My name is Josie, I’m 22 years old and moved to Madrid three months ago to teach English. I have always loved the Spanish language and culture so I am in my element in Madrid! I love experiencing different cultures, meeting new people, and getting involved in volunteering projects.
I came across MFR whilst researching volunteering opportunities in Madrid. It immediately struck me as a distinctively heartfelt non-profit organization that projected a real sense of energy and innovation. I saw the ‘Hike and swim in Pantano de San Juan’ event and quickly secured a place. Later I heard from one of the guys on the hike that this was the first one he had managed to get on after numerous attempts, which was a comforting reflection of both people’s eagerness to get involved and the charity’s clear popularity.
Pantano de San Juan looked completely idyllic—a huge, glistening, blue reservoir surrounded by beaches and mountainous terrain, just an hour long bus ride out of Madrid’s city center. We met our guides Jerome, Sonia, Jaime, and Carlos at Principe Pio at 8 o’clock Sunday morning and were greeted by huge friendly smiles despite the early start and 38-degree forecast for the day.
The bus dropped us off at a roadside restaurant where we stopped briefly for refreshments. Going around the group, we all said where we were from and something we like doing in Madrid. It quickly became clear that a few attendees knew each other from previous MFR events. Needless to say, they were the most welcoming and kind-hearted group of people you could think of. One member had attended all but one of the hikes (shout out to Susan)! Another girl was clearly very involved in the charity as she enthusiastically explained the upcoming “Chefugee” fundraising event, where refugees have the opportunity to cook and serve authentic food from their country in a local restaurant.
The walk, led by avid hiker Jaime, started off pretty tough as we were guided up steep hills, already feeling the heat of the morning sun. Once we reached the top we were all taken back by the breathtaking view. After a quick group photo, we were ushered on by Jaime who had organized our packed lunch and sangria to meet us at the beach 5km away.
From discussing politics to recalling funny anecdotes about our teaching experiences in Madrid, I don’t think there was one silence over the next two and a half hours as we walked up and down the rocky, beachy terrain. We frequently stopped for water breaks and to make sure the group was together. There was an incredible energy and teamwork-feel to the whole event, especially with one of our guides, Carlos, holding a huge stick like a character from Lord of the Flies and enthusiastically cheering everyone on.
We arrived to find that one of Jaime’s friends had generously driven all the lunchtime supplies to the beach for us. The sangria was passed round and we all had a red-faced salud! For the next two hours, we swam and lay on the beach, chatting amongst ourselves about our different experiences in Madrid. I couldn’t fault it!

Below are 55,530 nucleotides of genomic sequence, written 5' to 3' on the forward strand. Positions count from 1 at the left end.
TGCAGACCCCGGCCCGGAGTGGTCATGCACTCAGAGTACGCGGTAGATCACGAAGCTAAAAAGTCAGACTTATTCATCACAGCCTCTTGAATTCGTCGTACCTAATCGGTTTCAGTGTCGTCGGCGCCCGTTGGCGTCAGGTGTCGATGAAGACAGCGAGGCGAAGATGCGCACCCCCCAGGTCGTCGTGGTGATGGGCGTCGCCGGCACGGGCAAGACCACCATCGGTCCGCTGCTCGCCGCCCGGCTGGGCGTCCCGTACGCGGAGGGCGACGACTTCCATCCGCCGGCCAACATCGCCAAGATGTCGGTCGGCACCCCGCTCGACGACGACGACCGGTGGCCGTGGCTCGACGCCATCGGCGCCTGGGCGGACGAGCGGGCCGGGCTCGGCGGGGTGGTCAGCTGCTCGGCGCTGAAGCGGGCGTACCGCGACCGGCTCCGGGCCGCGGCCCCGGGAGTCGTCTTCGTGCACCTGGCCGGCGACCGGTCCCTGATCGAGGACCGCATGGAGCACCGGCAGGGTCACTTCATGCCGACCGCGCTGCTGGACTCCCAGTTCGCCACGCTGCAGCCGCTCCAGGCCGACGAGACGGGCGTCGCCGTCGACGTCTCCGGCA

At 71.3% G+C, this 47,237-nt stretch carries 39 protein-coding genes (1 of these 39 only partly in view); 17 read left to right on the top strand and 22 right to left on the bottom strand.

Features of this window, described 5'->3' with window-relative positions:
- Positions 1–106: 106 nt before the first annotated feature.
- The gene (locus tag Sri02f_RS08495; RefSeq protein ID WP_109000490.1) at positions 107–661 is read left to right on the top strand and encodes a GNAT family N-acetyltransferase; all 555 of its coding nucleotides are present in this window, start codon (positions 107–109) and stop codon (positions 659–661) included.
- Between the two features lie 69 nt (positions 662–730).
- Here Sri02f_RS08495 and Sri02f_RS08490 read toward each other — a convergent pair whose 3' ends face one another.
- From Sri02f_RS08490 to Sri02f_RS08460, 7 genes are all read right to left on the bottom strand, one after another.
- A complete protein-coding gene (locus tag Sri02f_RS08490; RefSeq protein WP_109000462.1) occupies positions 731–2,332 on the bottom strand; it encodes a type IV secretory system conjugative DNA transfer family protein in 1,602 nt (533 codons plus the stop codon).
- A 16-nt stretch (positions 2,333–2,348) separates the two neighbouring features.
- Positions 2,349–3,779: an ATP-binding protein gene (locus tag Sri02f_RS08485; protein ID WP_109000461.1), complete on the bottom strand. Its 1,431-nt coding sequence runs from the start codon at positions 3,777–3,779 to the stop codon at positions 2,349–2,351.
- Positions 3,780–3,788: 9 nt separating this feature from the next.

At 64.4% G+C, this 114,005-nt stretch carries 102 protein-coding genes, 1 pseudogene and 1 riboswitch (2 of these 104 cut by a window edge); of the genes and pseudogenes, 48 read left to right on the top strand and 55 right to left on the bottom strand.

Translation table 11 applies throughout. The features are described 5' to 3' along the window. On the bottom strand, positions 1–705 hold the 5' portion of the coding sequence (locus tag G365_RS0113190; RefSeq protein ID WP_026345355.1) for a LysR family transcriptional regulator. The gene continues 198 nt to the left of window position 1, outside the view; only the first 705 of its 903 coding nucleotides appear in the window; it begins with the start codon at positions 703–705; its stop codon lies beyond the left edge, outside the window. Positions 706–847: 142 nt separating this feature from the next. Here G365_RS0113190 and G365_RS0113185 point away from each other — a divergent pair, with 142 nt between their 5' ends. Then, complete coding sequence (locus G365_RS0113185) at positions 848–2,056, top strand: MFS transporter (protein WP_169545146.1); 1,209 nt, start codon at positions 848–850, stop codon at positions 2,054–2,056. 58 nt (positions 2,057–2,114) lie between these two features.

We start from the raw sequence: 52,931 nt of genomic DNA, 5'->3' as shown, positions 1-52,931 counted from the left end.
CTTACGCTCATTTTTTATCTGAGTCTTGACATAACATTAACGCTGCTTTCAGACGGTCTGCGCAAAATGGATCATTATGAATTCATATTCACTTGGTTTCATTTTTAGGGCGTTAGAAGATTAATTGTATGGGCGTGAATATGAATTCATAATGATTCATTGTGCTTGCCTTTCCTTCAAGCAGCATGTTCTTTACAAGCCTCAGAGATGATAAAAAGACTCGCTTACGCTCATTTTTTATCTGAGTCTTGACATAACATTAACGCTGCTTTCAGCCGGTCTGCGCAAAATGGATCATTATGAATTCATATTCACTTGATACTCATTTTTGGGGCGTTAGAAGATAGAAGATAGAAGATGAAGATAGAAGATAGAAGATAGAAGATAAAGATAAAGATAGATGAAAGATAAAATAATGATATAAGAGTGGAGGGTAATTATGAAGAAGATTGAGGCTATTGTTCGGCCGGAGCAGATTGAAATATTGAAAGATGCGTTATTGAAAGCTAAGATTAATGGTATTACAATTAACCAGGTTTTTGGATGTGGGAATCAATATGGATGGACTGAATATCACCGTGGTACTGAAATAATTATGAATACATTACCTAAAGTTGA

When it was time to set off for the hike back, the temperature had crept up to 36 degrees! Getting up some of the hills towards the end definitely tested our resilience but by the time we arrived back to the roadside café there was an immense feeling of achievement (and desire for a cold drink).
Whilst we sat around drinking our congratulatory beers, Jerome took some time to explain what will be done with the money we raised (€360, by the way!). Madrid for Refugees is currently raising support for the Espacio MFR Campaign. This innovative idea will secure a space for MFR and provide long-term solutions for refugees in Madrid. This space will include a kitchen for refugee chefs to give cooking classes to the public as well as for Chefugee events. It will have a classroom, a place to store donations, as well as a co-working space for refugees to complete job applications and prepare for interviews.
Espacio MFR is a profound commitment to the well-being and social progression of refugees living in Madrid. As we are currently facing the highest level of displacement on record, with 20 people being forcibly displaced every minute, charities like MFR are hugely important and have an immeasurable impact on people’s lives. Responding to this growing humanitarian crisis by creating events such as these motivate people to get involved and feel passionate about helping. This is integral to the progress that should be made towards a world where those who are forcibly removed from their homes as a result of conflict or persecution are welcomed into a place of kindness, safety, and opportunity.